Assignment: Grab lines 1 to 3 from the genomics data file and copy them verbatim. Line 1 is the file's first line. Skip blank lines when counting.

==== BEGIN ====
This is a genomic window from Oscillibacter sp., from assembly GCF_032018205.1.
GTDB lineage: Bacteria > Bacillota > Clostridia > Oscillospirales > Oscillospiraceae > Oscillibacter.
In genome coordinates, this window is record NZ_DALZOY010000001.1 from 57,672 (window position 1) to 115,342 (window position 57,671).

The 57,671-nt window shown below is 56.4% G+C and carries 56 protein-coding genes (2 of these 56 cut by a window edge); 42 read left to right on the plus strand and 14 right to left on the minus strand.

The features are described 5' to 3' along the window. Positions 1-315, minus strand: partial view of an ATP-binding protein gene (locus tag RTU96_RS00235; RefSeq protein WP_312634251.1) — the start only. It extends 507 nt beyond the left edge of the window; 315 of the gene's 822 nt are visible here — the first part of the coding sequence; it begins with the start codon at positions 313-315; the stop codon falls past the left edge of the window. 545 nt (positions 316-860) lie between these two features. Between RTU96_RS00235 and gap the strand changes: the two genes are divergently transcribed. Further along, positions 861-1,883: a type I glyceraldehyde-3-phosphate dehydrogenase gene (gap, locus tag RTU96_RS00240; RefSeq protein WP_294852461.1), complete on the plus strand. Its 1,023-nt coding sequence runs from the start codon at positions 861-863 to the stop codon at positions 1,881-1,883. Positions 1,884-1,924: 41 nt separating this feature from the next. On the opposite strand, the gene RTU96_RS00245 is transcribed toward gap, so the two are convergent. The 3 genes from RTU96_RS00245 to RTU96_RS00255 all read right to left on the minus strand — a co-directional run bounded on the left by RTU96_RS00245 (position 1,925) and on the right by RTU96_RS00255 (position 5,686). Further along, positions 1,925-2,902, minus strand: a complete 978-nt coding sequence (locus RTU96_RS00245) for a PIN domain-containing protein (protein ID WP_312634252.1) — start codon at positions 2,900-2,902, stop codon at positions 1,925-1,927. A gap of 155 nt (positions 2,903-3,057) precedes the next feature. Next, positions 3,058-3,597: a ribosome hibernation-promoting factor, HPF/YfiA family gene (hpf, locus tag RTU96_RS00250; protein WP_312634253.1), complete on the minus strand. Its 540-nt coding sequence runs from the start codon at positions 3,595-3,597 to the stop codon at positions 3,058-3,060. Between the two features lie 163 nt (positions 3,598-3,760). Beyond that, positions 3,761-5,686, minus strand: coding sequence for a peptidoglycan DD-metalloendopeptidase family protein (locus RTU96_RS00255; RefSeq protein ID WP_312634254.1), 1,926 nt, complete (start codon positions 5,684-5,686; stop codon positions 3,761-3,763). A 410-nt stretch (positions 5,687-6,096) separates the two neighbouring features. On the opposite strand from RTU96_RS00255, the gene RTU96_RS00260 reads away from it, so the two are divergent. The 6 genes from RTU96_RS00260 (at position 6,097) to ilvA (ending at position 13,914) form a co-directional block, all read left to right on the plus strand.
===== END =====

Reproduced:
This is a genomic window from Oscillibacter sp., from assembly GCF_032018205.1.
GTDB lineage: Bacteria > Bacillota > Clostridia > Oscillospirales > Oscillospiraceae > Oscillibacter.
In genome coordinates, this window is record NZ_DALZOY010000001.1 from 57,672 (window position 1) to 115,342 (window position 57,671).